ATHENS, Greece, June 14 (UPI) -- Negotiations between the Greek government and international creditors in Belgium this weekend -- considered Athens' last chance to sidestep bankruptcy and a default on billions in loan repayments -- collapsed without any agreement in sight, officials said Sunday.
The European Commission, International Monetary Fund and European Central Bank have been working to assist Greece as the Mediterranean nation looks for a solution to their deep financial troubles. Athens is supposed to pay back the balance of a €240 billion bailout loan -- and a €1.6 billion payment to the IMF -- by June 30.
Prime Minister Alexis Tsipras, though, has already said his government won't be able to meet those obligations. This weekend's meetings were an 11th-hour effort to unlock the remaining €7.2 billion in aid Greece needs to avoid default.
The European Commission on Sunday said the two sides aren't at all close to a resolution. If a fix can't be found within two weeks, Greece will default on its loan obligations -- a potentially catastrophic scenario for the Mediterranean nation.
"While some progress was made, the talks did not succeed," a commission spokesman said. "On this basis, further discussion will now have to take place in the eurogroup."
Creditors tried to get Greece to agree to certain fiscal reforms to receive the aid -- specifically, cuts in government spending. Creditors have demanded that Athens cut expenses involving wage and pension funds, but Tsipras has steadfastly refused.
The creditors say those reforms are necessary for Greece to achieve necessary growth and sustainability, and they won't lend any more money without them. Tsipras, however, called such concessions "humiliating."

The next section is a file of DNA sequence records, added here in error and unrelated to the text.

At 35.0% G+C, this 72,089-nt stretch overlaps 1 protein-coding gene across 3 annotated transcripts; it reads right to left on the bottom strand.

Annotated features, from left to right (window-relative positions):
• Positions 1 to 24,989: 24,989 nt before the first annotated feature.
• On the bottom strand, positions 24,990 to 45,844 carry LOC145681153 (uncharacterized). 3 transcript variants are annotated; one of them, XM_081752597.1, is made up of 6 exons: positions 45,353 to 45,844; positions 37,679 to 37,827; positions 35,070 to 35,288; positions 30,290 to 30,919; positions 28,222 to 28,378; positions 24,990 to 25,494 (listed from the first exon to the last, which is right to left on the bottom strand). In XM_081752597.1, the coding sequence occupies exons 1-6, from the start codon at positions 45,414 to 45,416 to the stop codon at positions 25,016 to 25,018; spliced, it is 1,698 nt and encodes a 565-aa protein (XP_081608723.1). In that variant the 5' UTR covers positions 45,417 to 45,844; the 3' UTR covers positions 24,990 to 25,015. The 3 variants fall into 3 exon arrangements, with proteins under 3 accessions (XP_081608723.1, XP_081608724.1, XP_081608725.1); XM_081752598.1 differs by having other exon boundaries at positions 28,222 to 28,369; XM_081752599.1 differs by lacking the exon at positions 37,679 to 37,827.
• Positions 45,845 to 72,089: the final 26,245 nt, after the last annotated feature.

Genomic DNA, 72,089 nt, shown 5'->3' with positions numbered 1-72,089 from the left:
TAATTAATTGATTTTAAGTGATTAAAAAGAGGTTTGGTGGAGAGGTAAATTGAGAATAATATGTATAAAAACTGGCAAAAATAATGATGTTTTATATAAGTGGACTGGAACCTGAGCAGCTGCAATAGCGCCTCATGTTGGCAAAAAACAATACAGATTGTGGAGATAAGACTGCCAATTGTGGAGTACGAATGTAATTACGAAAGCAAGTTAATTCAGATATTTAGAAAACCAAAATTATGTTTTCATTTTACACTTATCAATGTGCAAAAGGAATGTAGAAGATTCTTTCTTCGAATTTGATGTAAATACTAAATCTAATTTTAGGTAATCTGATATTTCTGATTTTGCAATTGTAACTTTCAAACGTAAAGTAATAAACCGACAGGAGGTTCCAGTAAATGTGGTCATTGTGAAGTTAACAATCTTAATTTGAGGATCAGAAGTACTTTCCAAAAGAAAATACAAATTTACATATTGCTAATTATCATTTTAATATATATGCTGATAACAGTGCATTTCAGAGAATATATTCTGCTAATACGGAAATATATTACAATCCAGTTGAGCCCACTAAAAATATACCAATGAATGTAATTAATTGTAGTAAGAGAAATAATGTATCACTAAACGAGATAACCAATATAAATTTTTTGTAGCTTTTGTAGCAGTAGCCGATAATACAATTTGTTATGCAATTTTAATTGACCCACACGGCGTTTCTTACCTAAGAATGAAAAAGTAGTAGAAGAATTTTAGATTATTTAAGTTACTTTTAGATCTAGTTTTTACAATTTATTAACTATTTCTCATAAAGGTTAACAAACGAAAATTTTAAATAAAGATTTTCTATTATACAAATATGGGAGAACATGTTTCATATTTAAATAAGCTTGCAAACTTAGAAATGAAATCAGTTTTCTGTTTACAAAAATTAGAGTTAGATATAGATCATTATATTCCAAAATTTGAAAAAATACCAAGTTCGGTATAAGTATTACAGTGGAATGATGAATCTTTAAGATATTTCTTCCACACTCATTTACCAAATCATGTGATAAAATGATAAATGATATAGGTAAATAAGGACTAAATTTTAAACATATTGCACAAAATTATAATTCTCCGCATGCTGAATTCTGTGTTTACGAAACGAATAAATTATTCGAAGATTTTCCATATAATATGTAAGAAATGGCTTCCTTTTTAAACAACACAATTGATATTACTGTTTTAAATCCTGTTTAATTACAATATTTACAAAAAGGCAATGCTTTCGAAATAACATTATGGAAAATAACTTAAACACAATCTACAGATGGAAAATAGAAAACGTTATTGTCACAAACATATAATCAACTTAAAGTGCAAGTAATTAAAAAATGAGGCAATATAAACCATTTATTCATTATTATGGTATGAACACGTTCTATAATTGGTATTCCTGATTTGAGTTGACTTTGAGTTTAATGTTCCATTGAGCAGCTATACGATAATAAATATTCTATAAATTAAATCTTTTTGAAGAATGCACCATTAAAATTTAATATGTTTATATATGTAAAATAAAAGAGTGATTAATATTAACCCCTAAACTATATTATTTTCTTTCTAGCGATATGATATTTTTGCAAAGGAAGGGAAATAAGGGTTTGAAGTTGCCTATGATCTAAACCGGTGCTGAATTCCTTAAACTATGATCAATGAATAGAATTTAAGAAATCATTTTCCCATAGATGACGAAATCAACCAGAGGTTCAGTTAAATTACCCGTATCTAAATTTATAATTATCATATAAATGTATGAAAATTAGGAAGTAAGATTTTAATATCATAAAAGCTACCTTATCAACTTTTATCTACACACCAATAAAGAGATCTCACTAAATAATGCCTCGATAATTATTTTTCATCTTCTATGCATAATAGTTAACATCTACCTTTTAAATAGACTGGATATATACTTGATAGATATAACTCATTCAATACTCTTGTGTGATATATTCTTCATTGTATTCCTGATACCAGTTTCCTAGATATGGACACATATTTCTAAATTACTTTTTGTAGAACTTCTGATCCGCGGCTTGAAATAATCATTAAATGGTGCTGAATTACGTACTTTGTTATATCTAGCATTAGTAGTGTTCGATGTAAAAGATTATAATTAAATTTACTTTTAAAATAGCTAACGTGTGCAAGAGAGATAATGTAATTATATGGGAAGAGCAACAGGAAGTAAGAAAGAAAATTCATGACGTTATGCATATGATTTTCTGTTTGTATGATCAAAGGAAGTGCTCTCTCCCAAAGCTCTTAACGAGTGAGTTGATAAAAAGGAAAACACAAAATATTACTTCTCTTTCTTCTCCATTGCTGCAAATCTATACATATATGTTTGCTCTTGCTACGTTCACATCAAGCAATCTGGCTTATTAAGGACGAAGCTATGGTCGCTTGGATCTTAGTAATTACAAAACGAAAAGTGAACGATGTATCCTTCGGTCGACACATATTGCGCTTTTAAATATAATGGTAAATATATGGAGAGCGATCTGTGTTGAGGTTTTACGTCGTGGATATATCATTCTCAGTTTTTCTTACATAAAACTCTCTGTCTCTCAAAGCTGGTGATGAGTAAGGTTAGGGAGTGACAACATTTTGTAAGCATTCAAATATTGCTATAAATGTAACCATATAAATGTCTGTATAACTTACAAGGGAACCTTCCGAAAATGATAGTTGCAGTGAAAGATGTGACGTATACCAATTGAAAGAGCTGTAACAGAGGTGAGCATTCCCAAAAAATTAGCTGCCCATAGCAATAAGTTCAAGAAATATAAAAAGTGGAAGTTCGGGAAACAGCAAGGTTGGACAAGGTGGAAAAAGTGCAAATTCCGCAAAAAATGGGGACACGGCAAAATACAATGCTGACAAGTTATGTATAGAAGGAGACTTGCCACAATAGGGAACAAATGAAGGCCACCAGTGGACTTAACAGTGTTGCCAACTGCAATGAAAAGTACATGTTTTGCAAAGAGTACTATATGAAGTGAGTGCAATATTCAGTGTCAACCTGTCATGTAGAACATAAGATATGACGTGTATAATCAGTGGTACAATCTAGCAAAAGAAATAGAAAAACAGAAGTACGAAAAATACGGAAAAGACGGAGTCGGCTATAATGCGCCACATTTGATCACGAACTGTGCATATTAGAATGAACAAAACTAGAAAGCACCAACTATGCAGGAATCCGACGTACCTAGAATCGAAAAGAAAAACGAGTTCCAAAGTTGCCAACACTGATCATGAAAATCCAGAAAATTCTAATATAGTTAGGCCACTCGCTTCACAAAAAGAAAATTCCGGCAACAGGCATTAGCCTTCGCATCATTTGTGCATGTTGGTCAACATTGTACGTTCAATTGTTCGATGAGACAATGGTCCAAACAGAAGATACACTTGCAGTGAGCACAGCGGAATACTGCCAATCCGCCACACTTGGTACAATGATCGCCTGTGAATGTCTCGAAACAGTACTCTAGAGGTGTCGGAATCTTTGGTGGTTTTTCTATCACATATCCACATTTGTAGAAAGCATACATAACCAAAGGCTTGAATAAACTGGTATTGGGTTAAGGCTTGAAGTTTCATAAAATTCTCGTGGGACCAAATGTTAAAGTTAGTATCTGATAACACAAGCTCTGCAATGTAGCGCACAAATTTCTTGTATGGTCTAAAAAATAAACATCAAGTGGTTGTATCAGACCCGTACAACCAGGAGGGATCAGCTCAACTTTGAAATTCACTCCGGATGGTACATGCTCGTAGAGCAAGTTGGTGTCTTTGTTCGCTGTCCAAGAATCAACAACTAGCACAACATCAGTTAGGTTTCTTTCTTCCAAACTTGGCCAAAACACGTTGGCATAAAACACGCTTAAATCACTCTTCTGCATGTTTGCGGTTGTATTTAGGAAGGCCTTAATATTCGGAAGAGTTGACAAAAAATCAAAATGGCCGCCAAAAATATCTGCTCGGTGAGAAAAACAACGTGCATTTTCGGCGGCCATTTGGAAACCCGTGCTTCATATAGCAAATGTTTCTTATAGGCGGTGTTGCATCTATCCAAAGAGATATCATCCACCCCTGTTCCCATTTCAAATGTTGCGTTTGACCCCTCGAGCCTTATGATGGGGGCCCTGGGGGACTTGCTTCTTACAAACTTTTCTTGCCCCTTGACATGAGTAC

Greece made a repayment of €460 million in April, but has not been able to put any more cash up since. The amount due the IMF by June 30 is three times that amount.
Without the involvement of the three bailout monitors, chances of a resolution this week is remote and raises the possibility that negotiators may resort to a "take it or leave it" strategy -- similar to the plan used with Greece's Mediterranean neighbor Cyprus two years ago, the Financial Times reported.
Thursday, 19 finance ministers from European Union nations will meet in Luxembourg to deliberate on Athens' troubles -- which might include determining whether or not Greece will stay in the euro.
Even Germany -- a nation sympathetic to Athens' problems -- said Sunday that its patience with Athens is wearing thin. Writing in Bild magazine, vice chancellor Sigmar Gabriel expressed Berlin's growing frustration. He noted that his nation wants to keep Greece in the euro, but said "not only is time running out, but so too is patience across Europe".
Greece and its creditors have been negotiating for weeks, but a solution to the fiscal problem has proven to be out of reach.
Two days ago, IMF representatives angrily walked out of negotiations with Greece in Belgium after European Union President Donald Tusk criticized Athens for stalling on the loan repayments.
"Everywhere in Europe, the sentiment is growing that enough is enough," Gabriel, who is also Germany's economic minister, wrote in the Bild article.
Defaulting on its loan obligations would be disastrous for the Athens government and likely put its fiscal health into a coma, analysts believe. Heavy deposit withdrawals from banks and forced capital controls, they say, would almost assuredly sink the Greek economy.
Tsipras, who took over the Greek government earlier this year, was elected on promises to jump start the economy, raise the minimum wage and ease up on heavy-handed politicking. Saturday, he warned Greek citizens to expect a "difficult compromise" on its financial mess.